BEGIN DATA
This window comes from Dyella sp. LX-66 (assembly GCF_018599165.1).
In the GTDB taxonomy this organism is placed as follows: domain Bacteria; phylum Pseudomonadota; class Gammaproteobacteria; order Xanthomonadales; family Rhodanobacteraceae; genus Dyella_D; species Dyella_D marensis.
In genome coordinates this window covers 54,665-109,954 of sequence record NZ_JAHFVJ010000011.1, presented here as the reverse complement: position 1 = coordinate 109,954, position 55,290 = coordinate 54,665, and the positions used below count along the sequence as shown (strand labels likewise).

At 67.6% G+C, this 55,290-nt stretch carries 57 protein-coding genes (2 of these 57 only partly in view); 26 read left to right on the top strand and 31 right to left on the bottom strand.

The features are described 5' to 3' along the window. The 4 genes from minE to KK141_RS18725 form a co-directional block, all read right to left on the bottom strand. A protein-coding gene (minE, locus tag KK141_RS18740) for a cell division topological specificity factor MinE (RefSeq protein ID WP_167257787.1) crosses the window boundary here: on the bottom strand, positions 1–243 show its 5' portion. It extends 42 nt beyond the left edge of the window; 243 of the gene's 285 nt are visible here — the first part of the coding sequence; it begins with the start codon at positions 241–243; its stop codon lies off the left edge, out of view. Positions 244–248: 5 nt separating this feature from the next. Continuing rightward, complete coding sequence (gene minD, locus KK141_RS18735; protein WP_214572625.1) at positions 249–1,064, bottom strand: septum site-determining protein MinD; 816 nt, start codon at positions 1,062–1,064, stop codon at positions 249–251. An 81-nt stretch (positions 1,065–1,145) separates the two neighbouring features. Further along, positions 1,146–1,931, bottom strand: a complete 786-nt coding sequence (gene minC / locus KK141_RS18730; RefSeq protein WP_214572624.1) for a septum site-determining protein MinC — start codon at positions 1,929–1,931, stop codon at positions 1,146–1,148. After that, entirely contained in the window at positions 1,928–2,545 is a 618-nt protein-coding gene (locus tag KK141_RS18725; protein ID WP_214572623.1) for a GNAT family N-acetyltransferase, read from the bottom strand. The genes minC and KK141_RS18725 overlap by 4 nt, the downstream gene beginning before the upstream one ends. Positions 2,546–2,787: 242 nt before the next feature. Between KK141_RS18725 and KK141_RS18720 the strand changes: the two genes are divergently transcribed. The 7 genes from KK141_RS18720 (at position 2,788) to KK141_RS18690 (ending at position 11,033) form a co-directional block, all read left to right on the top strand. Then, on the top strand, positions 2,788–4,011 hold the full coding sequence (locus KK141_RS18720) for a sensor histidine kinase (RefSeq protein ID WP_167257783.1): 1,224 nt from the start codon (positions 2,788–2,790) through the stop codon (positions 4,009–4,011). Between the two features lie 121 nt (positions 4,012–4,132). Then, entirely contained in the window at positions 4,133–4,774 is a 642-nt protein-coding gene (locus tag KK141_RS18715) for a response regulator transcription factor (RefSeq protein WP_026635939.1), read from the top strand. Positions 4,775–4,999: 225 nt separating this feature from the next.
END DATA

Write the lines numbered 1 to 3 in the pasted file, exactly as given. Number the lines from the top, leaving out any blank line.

This window comes from Dyella sp. LX-66 (assembly GCF_018599165.1).
In the GTDB taxonomy this organism is placed as follows: domain Bacteria; phylum Pseudomonadota; class Gammaproteobacteria; order Xanthomonadales; family Rhodanobacteraceae; genus Dyella_D; species Dyella_D marensis.
In genome coordinates this window covers 54,665-109,954 of sequence record NZ_JAHFVJ010000011.1, presented here as the reverse complement: position 1 = coordinate 109,954, position 55,290 = coordinate 54,665, and the positions used below count along the sequence as shown (strand labels likewise).